enviroPHAT timestamping


#1

Hi All,

I am using python code to extract data from envirphat platform, there is any way to timestamp the sensor readings rather than using python time library

It will be great to have access to the internal timestamp (if it exists) of each sample

Regards

camplan


#2

I’m not sure what you mean? Using the Python “time” library would be the correct approach, since the sensors themselves have no concept of time.


#3

Sorry, for my confusing message.

Using datetime for example, we will have a time stamp soon after or just before the new sample is acquired. I was wondering if the board has an internal system (referred to its own clock) to timestamp each sample. Even if it is not an absolute reference it could be useful and more accurate (while evaluating timing between different samples)

Regards


#4

As @gadgetoid says the sensors have no concept of time. The time it takes to get the sensor data is pretty darn minimal so I doubt you’d gain anything by doing this - if anything, getting the time from the board will be slower than from the time library I’d think.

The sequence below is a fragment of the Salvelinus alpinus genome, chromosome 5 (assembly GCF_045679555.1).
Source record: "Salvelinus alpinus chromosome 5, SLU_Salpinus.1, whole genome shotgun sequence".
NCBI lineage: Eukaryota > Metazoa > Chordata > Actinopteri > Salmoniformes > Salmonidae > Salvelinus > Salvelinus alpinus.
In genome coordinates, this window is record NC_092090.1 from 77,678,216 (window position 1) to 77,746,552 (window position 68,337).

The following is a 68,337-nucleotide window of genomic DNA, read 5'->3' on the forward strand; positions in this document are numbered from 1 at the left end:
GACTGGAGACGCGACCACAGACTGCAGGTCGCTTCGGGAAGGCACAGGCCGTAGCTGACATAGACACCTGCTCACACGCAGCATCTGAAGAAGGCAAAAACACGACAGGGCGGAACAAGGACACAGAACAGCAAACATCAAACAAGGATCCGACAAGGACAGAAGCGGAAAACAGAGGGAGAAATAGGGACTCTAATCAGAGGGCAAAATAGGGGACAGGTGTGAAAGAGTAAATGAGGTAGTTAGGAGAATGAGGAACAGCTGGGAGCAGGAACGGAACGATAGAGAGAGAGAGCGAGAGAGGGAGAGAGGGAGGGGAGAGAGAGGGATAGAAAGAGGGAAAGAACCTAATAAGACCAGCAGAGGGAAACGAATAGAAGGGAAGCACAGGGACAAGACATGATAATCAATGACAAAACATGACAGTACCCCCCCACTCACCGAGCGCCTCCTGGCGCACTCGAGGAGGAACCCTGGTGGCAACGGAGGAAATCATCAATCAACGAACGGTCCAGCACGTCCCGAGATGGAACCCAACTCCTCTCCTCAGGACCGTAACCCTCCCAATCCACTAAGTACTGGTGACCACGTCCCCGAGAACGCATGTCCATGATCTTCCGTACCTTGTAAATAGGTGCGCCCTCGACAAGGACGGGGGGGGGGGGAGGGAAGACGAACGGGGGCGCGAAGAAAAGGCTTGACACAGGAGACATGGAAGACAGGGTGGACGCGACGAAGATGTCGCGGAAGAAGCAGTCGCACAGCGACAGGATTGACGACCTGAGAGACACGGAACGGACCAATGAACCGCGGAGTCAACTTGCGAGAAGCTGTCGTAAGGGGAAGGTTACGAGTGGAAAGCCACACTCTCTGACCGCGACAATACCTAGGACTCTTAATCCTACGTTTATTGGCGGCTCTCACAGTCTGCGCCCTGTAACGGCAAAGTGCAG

#5

Yup. No RTC or anything on the board itself, and if there was then, as @archieroques rightfully says, it would take quite considerably longer to request the time from an external source than to call a Python-native function like time.time(), which would render the whole process a little moot!

I’d say your best bet is to make sure your Pi’s clock is well calibrated, then figure out how long it takes to acquire a sample- roughly- and subtract that value from your Python-generated timestamp.

You’d get phase issues with this however, since the Enviro pHAT library configures the ADS1015 to generate 1600 samples per second, which is one sample every 625 microseconds, and you have no way of knowing how old a sample might be at the time you request and receive it, your actual sample age could vary by up to 625uS at a bare minimum. Couple this with the Pi being a multi-tasking OS, and you must add unpredictable delays onto that.

Anyway, I digress! It’s a hard problem without a simple answer.